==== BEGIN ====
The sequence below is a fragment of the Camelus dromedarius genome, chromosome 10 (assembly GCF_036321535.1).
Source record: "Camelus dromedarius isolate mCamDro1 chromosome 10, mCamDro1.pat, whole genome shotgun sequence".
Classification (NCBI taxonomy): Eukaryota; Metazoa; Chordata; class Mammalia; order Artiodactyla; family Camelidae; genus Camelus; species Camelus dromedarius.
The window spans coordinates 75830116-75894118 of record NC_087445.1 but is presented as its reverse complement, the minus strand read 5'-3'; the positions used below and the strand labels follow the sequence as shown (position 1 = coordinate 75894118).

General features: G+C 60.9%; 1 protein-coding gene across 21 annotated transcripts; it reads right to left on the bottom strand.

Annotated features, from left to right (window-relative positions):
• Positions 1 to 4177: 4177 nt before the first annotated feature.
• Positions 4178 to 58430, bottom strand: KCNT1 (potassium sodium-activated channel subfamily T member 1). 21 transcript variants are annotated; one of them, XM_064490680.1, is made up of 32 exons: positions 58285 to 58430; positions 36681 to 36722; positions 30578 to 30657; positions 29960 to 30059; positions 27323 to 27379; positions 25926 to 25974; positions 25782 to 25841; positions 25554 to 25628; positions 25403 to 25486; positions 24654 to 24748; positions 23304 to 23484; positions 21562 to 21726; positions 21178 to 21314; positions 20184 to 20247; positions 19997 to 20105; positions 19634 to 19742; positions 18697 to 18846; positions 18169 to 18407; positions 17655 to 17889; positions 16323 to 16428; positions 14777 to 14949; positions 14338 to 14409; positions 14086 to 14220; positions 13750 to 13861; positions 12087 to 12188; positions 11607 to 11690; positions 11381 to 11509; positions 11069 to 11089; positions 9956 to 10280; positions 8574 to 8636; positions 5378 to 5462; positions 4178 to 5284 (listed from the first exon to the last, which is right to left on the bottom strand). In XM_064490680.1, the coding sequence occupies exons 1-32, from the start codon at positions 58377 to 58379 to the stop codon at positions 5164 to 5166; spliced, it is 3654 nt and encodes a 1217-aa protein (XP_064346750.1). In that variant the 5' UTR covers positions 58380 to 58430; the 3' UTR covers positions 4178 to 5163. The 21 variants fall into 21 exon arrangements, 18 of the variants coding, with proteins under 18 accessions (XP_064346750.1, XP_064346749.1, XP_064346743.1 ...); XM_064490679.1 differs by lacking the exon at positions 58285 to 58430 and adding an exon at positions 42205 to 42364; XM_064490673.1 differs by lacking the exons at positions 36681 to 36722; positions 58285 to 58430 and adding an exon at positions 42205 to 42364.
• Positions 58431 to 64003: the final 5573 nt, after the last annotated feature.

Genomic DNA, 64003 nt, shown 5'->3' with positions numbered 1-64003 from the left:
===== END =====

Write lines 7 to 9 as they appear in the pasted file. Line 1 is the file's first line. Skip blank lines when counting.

• Positions 1 to 4177: 4177 nt before the first annotated feature.
• Positions 4178 to 58430, bottom strand: KCNT1 (potassium sodium-activated channel subfamily T member 1). 21 transcript variants are annotated; one of them, XM_064490680.1, is made up of 32 exons: positions 58285 to 58430; positions 36681 to 36722; positions 30578 to 30657; positions 29960 to 30059; positions 27323 to 27379; positions 25926 to 25974; positions 25782 to 25841; positions 25554 to 25628; positions 25403 to 25486; positions 24654 to 24748; positions 23304 to 23484; positions 21562 to 21726; positions 21178 to 21314; positions 20184 to 20247; positions 19997 to 20105; positions 19634 to 19742; positions 18697 to 18846; positions 18169 to 18407; positions 17655 to 17889; positions 16323 to 16428; positions 14777 to 14949; positions 14338 to 14409; positions 14086 to 14220; positions 13750 to 13861; positions 12087 to 12188; positions 11607 to 11690; positions 11381 to 11509; positions 11069 to 11089; positions 9956 to 10280; positions 8574 to 8636; positions 5378 to 5462; positions 4178 to 5284 (listed from the first exon to the last, which is right to left on the bottom strand). In XM_064490680.1, the coding sequence occupies exons 1-32, from the start codon at positions 58377 to 58379 to the stop codon at positions 5164 to 5166; spliced, it is 3654 nt and encodes a 1217-aa protein (XP_064346750.1). In that variant the 5' UTR covers positions 58380 to 58430; the 3' UTR covers positions 4178 to 5163. The 21 variants fall into 21 exon arrangements, 18 of the variants coding, with proteins under 18 accessions (XP_064346750.1, XP_064346749.1, XP_064346743.1 ...); XM_064490679.1 differs by lacking the exon at positions 58285 to 58430 and adding an exon at positions 42205 to 42364; XM_064490673.1 differs by lacking the exons at positions 36681 to 36722; positions 58285 to 58430 and adding an exon at positions 42205 to 42364.
• Positions 58431 to 64003: the final 5573 nt, after the last annotated feature.